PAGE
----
JOURNAL ARTICLE

Toxicity and estrogenic activity of a wastewater treatment plant in Northern Italy

T Schiliró, C Pignata, E Fea, G Gilli
Archives of Environmental Contamination and Toxicology 2004, 47 (4): 456-62
15499495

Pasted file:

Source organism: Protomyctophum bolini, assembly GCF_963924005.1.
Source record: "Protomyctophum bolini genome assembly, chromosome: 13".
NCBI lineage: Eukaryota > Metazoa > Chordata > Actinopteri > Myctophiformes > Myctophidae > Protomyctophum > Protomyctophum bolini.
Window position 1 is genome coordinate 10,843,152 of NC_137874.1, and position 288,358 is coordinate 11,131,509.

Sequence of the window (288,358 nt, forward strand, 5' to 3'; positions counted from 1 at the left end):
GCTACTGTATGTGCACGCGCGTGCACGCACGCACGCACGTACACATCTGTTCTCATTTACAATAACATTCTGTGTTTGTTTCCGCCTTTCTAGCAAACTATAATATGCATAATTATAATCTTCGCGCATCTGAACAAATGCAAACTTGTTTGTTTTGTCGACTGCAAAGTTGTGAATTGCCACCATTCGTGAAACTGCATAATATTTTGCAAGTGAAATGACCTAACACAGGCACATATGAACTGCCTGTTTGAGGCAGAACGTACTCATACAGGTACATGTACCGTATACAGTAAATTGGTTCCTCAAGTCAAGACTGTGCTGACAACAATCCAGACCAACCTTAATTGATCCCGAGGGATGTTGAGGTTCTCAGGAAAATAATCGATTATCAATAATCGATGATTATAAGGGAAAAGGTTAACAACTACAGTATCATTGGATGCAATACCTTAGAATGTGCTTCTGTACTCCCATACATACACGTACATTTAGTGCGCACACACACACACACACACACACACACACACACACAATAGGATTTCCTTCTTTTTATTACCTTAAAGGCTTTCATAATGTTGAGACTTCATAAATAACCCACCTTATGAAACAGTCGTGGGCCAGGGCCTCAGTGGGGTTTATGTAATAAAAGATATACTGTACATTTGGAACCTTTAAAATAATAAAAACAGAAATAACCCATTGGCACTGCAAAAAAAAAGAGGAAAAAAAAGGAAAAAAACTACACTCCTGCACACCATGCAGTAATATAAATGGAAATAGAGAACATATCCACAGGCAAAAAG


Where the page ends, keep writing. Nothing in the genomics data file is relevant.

Many xenobiotics, widely diffused in the environment, have the potential to disrupt the delicate endocrine system balance of wildlife and humans. Substances showing hormone-like actions in living organisms are defined endocrine-disruptor chemicals and they may mimic, block, or interfere with the synthesis, release, transport, elimination, and binding of natural hormones. Different ecotoxicologic studies were applied to screen for the discharge of estrogenic and toxic substances into the aquatic environment from a small industrial wastewater treatment plant based in Northern Italy. Samples of wastewater (3 L) were taken at three different periods during the year from different points of the plant's process: three phases of treatment, and effluent. Untreated samples (1 L) were assayed with two toxicity tests: Microtox and Daphnia magna. A simplified proliferation test using human estrogen receptor-positive MCF-7 breast cancer cells (E-screen assay) was performed on 2-L samples after solid-phase extraction for the determination of total estrogenic activity; the presence of estrogenic substances was evaluated by measuring the proliferation rate in cells exposed to samples. The results of the Microtox assay employing the marine bacterium Vibrio fischeri were compared with data obtained from whole-effluent toxicity testing methods employing D. magna. Toxicity was found only for the influent point. The proliferative effect of the five points, relative to the positive control 17beta-estradiol (relative proliferation effect), was between 2.4% and 39%, and the 17beta-estradiol equivalent concentrations were between 0.06 and 3.94 ng/L. A first comparison between results from toxicity load and estrogenic activity was performed. At all process points, the effluent samples were considered acceptable (taking only toxicity into account), but we demonstrated that they had estrogenic activity in the river water indicating an input of estrogenic substances by way of the treatment plant.

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